The mail is apparently held up again. I haven't had a letter in four days. I'm hoping to get a few tomorrow.
I'm reading "Razor's Edge" in fits and snatches whenever I get a coupla free minutes, at mess, etc. I don't know quite what to make of it yet. The plot, if there is one, is developed very slowly. I’m beginning to wonder just what Maugham is trying to prove. That's the way I feel about it now. But that in itself makes for an element of suspense. Besides, I never read anything of his before, and I learn a little something from each new author I read, so I'm being educated even if I’m not entertained. The urge to write grows stronger every day. One of these days I’m going to bust loose. I can feel it. And once I start, I'll never stop; I feel that too—Which reminds me that I didn't comment on the information that "Mike" was returned by “This Week". Well, Sweet, you know that I expected nothing else, so what can I say? Guess I could say "I told you so, but I hate people who say "I told you so”—so I won’t say it ~ Personally, I'm perfectly satisfied with my first effort. It may not be well written or sufficiently interesting or perhaps it's lacking in certain
essentials necessary to a short story, or it may have all those faults, but I'm content merely because I was able to put an idea down on paper that people can understand. I suspect that the greatest fault of both “Mike" and "ETOUSA Interlude" is that they are so "typical" that they are commonplace, and therefore uninteresting. It struck me only today that they both have that quality in common. Did you notice that, honey? Wonder why I am moved to write stories that must have had a thousand bases in fact? It also occurred to me that had "Mike" actually been published, we would, in all likelihood have been deluged with letters from gals all over the country wanting to know how in hell I got “their” story, etc, etc. Bet you never thought of that! Think it over, Chippie, and tell me if I have grounds for thinking that or not. I think I told you that I had coupla stories "in my head.” One in particular begs to be written, and when I get around to it honey, I promise you it won't be typical. I might even venture to say it's not like anything you ever read before! I've been “building up” to a writing mood these past few weeks. I think the next time I get an opportunity—which means a few hours of free time, and an atmosphere of peace and quiet in a place where I won't be interrupted. Don't know when I'll attain this combination of requisites, but when I do, you can bet your life I'll knock out this next story. I haven't thought about its title ’til now. As a matter of fact, I'm not sure that it will be a story, in the accepted sense. I do know that it must be written in the first person, and I've been thinking that it is more fitting as a monologue; you know, the type of thing you hear on the radio. The more I consider it, the more I'm convinced it would be more effective in that form. Yes, I think I'll do it that way.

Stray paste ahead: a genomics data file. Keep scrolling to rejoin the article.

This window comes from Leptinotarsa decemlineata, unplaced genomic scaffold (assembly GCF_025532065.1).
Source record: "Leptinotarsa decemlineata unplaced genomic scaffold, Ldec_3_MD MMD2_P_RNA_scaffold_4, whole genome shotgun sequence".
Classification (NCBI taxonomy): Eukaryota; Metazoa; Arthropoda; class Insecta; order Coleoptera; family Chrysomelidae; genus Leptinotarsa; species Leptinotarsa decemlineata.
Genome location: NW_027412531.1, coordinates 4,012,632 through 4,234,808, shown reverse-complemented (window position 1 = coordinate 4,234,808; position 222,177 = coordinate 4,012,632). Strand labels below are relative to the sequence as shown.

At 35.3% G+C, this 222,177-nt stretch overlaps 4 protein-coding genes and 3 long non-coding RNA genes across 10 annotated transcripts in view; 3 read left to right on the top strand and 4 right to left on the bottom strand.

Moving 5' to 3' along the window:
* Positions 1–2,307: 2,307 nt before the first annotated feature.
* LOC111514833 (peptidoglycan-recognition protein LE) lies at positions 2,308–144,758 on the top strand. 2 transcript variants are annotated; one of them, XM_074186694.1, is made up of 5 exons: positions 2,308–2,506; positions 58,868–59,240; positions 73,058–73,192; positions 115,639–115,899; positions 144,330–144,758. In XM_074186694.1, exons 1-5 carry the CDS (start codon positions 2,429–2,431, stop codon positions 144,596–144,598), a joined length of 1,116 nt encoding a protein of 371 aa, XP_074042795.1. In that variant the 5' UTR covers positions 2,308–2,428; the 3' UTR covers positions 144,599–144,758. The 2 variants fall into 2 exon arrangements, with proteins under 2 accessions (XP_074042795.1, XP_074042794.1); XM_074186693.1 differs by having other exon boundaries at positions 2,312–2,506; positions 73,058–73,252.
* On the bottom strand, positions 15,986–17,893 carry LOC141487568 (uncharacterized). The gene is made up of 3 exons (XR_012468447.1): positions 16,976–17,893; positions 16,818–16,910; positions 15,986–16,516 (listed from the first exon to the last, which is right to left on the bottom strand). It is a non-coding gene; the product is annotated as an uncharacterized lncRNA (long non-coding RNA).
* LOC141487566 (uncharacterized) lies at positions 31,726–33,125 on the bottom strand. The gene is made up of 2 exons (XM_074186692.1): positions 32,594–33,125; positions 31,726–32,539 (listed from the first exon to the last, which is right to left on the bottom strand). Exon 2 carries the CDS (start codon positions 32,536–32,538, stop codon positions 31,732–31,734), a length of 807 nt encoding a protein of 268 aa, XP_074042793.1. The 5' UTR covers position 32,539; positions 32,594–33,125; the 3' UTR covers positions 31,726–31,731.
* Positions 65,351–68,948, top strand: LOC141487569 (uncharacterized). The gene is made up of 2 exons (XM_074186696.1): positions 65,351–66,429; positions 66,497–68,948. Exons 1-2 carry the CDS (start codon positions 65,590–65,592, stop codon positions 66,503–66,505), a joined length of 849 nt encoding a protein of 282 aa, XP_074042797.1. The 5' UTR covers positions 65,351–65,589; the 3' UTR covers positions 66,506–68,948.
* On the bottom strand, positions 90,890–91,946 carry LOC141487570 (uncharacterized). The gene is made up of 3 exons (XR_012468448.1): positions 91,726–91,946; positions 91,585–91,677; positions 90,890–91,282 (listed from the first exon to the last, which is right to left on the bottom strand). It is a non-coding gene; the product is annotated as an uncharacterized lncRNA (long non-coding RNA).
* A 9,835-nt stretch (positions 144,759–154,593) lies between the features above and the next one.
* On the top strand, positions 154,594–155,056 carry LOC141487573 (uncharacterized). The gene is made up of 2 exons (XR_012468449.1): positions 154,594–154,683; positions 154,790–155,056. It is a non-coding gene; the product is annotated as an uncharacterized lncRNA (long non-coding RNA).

It's almost time for lights out, Sweet. Hope I haven't bored, you. I love you very much, my Evie—Here's a kiss for you, and one for the punkin. My love to all.
P.S. - This time next month???
Friday, January 27, 2023
Post #705 - October 21, 1945 A Teletype Had Just Been Received Setting Our “Readiness Date” Forward to 6 November!
21 October 1945